February 6, 2014
WEST HAVEN, Conn. – University of New Haven Associate Vice President and Director of Athletics Deborah Chin introduced Chris Pincince as the university’s new head football coach at a press conference today in UNH’s Charger Gymnasium. Pincince becomes the 10th head coach in program history and will begin his duties immediately.
Including his two previous stints as an assistant at New Haven, Pincince brings nearly 20 years of collegiate coaching to his new post. He began his career with the Chargers in 1995 as an assistant for UNH Athletics Hall of Famer and current Oakland Raiders Assistant Head Coach Tony Sparano. He spent three additional seasons with the Chargers from 1999 to 2001 under Darren Rizzi, current special teams coordinator for the Miami Dolphins. Prior to his most recent position as offensive coordinator at NCAA Division I Football Championship Subdivision (FCS) member Elon University in North Carolina, Pincince was the offensive coordinator at the University of Rhode Island and the College of the Holy Cross.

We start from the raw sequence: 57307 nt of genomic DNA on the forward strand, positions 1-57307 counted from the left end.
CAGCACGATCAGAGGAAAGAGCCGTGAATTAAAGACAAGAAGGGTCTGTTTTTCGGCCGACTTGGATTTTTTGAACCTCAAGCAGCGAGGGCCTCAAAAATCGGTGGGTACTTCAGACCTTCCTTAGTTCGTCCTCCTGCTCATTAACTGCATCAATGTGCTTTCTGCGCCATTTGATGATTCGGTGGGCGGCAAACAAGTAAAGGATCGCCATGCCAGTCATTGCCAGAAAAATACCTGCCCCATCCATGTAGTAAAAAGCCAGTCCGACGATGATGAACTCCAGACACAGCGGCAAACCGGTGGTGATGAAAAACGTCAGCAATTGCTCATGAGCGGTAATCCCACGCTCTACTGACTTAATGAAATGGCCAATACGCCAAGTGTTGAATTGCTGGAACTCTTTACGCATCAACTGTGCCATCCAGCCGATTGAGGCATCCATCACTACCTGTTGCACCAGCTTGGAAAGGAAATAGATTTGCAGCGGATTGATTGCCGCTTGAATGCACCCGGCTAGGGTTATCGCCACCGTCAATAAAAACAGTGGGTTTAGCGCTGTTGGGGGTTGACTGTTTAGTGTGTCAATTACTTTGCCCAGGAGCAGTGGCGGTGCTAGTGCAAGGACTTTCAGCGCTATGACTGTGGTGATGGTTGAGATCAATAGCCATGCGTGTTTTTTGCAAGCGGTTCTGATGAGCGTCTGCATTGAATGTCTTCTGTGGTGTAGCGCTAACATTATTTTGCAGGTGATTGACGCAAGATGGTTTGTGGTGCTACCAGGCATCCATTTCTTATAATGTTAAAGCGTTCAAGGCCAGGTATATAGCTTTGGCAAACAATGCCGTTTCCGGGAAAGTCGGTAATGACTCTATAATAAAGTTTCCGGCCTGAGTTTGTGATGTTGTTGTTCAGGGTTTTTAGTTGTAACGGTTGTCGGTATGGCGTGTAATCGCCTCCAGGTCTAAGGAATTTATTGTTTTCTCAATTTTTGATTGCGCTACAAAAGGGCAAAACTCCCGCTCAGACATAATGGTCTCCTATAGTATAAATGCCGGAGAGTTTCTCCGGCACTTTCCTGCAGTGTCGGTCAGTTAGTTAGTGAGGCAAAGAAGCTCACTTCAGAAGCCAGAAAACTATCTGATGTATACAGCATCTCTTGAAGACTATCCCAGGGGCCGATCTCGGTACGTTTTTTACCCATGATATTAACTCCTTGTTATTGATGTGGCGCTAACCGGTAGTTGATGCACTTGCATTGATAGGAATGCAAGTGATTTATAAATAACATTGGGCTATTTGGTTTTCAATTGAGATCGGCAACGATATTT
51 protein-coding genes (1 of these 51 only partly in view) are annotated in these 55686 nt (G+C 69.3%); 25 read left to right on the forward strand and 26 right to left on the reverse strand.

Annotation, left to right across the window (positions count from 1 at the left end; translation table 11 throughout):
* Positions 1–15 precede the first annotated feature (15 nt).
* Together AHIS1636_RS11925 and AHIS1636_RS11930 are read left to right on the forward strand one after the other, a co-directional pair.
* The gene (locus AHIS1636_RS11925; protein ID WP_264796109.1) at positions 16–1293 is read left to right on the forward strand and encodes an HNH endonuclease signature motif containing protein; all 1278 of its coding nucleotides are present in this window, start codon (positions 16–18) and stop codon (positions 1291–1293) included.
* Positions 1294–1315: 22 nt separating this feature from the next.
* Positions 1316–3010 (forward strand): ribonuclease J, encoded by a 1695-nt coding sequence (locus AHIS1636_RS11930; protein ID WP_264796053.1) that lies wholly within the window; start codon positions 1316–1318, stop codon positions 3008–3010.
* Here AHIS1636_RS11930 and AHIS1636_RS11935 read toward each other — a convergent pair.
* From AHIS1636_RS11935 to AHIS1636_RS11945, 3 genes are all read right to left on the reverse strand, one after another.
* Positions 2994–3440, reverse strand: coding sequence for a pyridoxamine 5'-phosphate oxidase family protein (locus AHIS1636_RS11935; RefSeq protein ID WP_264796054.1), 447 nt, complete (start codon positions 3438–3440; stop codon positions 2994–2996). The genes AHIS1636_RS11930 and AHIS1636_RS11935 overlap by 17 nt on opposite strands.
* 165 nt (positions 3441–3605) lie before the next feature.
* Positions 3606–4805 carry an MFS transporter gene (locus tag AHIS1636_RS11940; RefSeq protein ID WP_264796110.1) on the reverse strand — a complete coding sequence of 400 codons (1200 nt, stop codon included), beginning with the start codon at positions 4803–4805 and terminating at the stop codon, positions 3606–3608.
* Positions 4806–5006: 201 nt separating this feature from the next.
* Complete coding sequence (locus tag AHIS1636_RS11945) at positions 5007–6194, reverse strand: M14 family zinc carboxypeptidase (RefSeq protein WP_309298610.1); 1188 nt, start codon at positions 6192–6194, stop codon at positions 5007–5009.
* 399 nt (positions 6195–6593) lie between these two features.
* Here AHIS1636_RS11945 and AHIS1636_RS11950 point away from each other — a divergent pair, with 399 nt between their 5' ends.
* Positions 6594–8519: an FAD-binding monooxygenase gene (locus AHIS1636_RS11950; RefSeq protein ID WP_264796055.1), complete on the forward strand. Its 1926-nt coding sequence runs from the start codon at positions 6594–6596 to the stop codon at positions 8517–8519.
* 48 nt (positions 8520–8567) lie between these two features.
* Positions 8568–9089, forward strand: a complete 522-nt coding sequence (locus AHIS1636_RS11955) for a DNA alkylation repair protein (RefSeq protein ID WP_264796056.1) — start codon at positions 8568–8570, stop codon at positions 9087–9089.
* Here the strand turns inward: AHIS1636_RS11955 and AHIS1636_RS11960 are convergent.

“We were pleased to have such an outstanding pool of candidates in our search for a new head football coach,” President Steven H. Kaplan said in a statement read by Vice President for Enrollment Management James McCoy. “During this process, Coach Pincince rose to the top because of his record of achievement, his passion for the University of New Haven’s program and his commitment to the success of our student-athletes on and off the field. I am excited for the future of Chargers football.”
Chin noted, “Coach Pincince is the perfect choice to keep our program at the top of Division II. It was important for us to find a head coach with previous experience in all phases of running a team. He will be an excellent recruiter and a dynamic leader who will continue our proud winning tradition. I’m sure our alumni and fans will appreciate what he brings to our program.”